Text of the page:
This is an illustration of the Aspie ‘if I know this, then everyone knows this’ blindspot.  It is becauseof this very inability of young Aspies to differentiate between ‘I know’ and ‘everyone knows’ that many ‘specialists’ do not consider us capable of ‘higher abstract reasoning’. 

Predictably, I think them stupid (this was the mildest word I could bring myself to use) for this patronizing, self-centered presumption:  Aspies are capable of extremely abstract reasoning!  Plus, most Aspies do learn this differentiation – perhaps using a different part of the brain than ‘average’ people, but we do learn it.  Perhaps we learn it at a higher age, and some of us learn it more easily than others.  Perhaps some of us learn it at an intellectual level, but still have a difficulty applying it at a mundane, practical lever… but this is NOT an indication of an inability to self-conceptualize, to ‘differentiate’ between ‘the self’ and ‘others’, as many misguided ‘specialists’ condescendingly and erroneously attempt to suggest!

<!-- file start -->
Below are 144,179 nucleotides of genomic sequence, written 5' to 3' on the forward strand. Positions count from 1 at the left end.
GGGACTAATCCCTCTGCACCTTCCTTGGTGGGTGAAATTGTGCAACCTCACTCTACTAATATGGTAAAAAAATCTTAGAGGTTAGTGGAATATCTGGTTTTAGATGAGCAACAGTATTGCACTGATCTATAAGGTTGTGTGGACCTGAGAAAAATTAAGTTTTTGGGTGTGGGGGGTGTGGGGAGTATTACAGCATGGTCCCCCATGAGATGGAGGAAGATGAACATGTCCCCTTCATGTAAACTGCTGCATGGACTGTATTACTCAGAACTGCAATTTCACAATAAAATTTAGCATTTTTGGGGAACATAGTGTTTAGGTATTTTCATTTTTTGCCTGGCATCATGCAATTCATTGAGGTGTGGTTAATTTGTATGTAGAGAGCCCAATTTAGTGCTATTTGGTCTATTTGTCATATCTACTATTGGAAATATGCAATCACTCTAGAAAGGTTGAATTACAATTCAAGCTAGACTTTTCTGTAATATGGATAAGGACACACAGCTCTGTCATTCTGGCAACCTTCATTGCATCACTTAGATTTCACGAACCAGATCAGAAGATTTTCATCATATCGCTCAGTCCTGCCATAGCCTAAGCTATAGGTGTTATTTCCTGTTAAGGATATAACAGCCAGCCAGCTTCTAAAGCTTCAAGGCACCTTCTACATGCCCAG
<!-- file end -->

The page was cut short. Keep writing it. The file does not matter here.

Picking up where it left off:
So, having (hopefully) established that this ‘blindspot’ is not what many ‘experts’ pretend it is, it is still very important for Aspies and for people interacting with Aspies to be aware of this.

Many times, people think Aspies ‘arrogant’ for presuming that everyone ‘ought to’ hold the same views.  The corollary is that the Aspie may view the failure of other people to gather the same information, follow the same reasoning process (at this has ‘definite rules’) and arrive at the same conclusion to be a sign of inferior intelligence in other people.  After all, the Aspie followed this process without any difficulty – why couldn’t everyone else?  Or, perhaps more accurately, why wouldn’t everyone else do the same?